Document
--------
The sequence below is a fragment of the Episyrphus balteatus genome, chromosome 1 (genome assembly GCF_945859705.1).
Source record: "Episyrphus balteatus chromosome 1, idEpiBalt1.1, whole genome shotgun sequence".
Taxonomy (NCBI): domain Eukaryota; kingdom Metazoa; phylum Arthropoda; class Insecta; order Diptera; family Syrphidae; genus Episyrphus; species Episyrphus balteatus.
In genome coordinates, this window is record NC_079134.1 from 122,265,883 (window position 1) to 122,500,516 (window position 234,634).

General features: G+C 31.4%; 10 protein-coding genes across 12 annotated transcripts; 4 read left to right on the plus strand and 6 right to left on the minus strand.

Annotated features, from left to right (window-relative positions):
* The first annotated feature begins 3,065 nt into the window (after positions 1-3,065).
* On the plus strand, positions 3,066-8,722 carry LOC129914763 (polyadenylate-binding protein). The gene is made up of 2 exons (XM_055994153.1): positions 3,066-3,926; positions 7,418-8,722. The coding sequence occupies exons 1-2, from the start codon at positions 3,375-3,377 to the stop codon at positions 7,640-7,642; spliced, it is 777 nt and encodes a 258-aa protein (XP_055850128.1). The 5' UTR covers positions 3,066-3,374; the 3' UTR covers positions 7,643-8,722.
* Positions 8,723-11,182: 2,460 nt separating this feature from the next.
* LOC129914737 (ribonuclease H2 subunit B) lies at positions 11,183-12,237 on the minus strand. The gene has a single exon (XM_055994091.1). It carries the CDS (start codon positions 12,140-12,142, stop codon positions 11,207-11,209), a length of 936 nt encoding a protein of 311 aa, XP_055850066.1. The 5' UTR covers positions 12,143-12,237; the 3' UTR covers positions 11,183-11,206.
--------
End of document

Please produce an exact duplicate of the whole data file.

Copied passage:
The sequence below is a fragment of the Episyrphus balteatus genome, chromosome 1 (genome assembly GCF_945859705.1).
Source record: "Episyrphus balteatus chromosome 1, idEpiBalt1.1, whole genome shotgun sequence".
Taxonomy (NCBI): domain Eukaryota; kingdom Metazoa; phylum Arthropoda; class Insecta; order Diptera; family Syrphidae; genus Episyrphus; species Episyrphus balteatus.
In genome coordinates, this window is record NC_079134.1 from 122,265,883 (window position 1) to 122,500,516 (window position 234,634).

General features: G+C 31.4%; 10 protein-coding genes across 12 annotated transcripts; 4 read left to right on the plus strand and 6 right to left on the minus strand.

Annotated features, from left to right (window-relative positions):
* The first annotated feature begins 3,065 nt into the window (after positions 1-3,065).
* On the plus strand, positions 3,066-8,722 carry LOC129914763 (polyadenylate-binding protein). The gene is made up of 2 exons (XM_055994153.1): positions 3,066-3,926; positions 7,418-8,722. The coding sequence occupies exons 1-2, from the start codon at positions 3,375-3,377 to the stop codon at positions 7,640-7,642; spliced, it is 777 nt and encodes a 258-aa protein (XP_055850128.1). The 5' UTR covers positions 3,066-3,374; the 3' UTR covers positions 7,643-8,722.
* Positions 8,723-11,182: 2,460 nt separating this feature from the next.
* LOC129914737 (ribonuclease H2 subunit B) lies at positions 11,183-12,237 on the minus strand. The gene has a single exon (XM_055994091.1). It carries the CDS (start codon positions 12,140-12,142, stop codon positions 11,207-11,209), a length of 936 nt encoding a protein of 311 aa, XP_055850066.1. The 5' UTR covers positions 12,143-12,237; the 3' UTR covers positions 11,183-11,206.